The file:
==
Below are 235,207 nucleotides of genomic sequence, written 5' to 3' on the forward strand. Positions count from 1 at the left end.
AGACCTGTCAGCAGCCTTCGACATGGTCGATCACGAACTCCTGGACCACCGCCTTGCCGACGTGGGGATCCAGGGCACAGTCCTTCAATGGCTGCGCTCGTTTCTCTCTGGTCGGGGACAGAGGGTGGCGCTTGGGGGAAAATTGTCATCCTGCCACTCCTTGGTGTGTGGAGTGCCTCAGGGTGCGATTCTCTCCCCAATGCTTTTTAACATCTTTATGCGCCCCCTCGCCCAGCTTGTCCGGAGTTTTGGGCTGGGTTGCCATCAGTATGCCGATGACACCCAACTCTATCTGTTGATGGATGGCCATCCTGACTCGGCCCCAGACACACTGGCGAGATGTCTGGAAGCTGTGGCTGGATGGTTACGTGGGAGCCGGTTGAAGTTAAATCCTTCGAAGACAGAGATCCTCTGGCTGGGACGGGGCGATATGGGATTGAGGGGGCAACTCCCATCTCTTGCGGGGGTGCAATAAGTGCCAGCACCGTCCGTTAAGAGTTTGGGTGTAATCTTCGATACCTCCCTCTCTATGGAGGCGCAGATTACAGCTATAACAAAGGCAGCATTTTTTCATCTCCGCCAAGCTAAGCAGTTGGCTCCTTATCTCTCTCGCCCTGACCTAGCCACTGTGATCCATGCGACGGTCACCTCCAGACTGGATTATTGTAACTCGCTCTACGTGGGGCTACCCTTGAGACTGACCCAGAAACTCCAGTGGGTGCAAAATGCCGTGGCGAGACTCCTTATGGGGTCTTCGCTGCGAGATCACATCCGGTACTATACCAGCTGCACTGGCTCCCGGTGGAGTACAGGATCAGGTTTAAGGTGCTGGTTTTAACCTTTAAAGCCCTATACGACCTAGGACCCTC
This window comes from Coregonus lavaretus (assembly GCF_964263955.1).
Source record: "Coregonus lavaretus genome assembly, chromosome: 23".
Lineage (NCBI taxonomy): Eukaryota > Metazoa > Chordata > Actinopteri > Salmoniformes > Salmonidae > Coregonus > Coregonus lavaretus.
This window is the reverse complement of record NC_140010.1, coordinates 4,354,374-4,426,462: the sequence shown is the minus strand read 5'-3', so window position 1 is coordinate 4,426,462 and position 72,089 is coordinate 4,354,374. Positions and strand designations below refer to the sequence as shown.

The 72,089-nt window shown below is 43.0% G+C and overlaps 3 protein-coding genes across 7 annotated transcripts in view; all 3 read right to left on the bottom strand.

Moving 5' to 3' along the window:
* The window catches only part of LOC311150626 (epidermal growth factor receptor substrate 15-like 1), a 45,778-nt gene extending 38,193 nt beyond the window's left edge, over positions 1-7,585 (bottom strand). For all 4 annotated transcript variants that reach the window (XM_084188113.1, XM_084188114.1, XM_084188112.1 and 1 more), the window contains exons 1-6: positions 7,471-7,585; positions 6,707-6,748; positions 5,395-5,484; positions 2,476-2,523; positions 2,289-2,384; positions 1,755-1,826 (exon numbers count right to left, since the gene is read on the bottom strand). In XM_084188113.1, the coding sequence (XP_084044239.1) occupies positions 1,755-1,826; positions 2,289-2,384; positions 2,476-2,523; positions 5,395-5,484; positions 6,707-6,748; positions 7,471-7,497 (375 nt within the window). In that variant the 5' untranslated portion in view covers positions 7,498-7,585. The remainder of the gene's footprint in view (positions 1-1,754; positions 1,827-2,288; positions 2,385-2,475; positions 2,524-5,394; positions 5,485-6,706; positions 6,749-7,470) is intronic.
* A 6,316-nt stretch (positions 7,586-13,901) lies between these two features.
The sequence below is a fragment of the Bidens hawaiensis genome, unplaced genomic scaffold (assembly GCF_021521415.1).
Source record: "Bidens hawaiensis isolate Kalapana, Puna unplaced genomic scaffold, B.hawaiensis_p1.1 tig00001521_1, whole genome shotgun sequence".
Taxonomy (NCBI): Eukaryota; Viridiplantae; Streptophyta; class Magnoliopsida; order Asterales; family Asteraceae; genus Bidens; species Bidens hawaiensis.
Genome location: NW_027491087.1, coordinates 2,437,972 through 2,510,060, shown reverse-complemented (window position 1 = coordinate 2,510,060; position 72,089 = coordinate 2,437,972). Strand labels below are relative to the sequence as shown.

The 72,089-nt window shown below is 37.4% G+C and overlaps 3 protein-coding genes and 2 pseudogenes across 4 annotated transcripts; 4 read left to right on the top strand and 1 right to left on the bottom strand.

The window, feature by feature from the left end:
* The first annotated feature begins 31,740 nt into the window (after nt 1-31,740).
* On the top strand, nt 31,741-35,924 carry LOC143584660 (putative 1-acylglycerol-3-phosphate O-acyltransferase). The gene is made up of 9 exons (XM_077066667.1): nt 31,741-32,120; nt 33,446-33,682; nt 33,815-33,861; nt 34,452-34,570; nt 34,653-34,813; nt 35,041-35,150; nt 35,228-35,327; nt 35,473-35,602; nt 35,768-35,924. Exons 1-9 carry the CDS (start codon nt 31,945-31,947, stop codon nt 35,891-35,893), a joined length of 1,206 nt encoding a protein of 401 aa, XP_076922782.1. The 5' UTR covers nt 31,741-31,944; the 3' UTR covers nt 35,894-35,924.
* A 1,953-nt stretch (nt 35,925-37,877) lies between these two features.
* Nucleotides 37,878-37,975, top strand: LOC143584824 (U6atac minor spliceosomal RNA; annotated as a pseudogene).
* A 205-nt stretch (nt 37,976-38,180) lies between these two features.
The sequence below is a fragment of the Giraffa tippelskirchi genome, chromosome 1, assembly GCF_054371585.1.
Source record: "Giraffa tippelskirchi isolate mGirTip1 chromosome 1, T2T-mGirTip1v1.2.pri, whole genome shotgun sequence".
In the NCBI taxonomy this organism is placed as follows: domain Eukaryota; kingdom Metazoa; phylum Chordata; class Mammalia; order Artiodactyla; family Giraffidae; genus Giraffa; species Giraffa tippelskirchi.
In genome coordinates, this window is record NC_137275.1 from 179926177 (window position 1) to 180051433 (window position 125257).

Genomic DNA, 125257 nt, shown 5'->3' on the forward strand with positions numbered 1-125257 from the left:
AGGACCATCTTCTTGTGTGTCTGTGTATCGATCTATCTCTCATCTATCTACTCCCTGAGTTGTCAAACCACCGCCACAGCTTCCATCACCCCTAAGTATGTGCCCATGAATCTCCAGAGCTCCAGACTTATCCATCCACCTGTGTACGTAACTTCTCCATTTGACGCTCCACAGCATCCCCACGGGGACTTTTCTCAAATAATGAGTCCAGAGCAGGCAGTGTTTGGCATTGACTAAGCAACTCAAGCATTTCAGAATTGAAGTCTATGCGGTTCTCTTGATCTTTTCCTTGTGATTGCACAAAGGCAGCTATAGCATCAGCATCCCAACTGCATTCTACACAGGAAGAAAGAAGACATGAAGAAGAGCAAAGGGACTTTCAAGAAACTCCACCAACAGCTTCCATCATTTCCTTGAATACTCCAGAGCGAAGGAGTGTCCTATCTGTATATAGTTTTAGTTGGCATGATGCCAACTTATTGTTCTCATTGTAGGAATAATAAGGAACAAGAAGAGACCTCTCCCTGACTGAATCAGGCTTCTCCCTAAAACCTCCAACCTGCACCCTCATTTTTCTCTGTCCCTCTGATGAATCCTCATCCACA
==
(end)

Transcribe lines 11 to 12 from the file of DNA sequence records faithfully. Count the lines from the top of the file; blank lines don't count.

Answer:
The sequence below is a fragment of the Bidens hawaiensis genome, unplaced genomic scaffold (assembly GCF_021521415.1).
Source record: "Bidens hawaiensis isolate Kalapana, Puna unplaced genomic scaffold, B.hawaiensis_p1.1 tig00001521_1, whole genome shotgun sequence".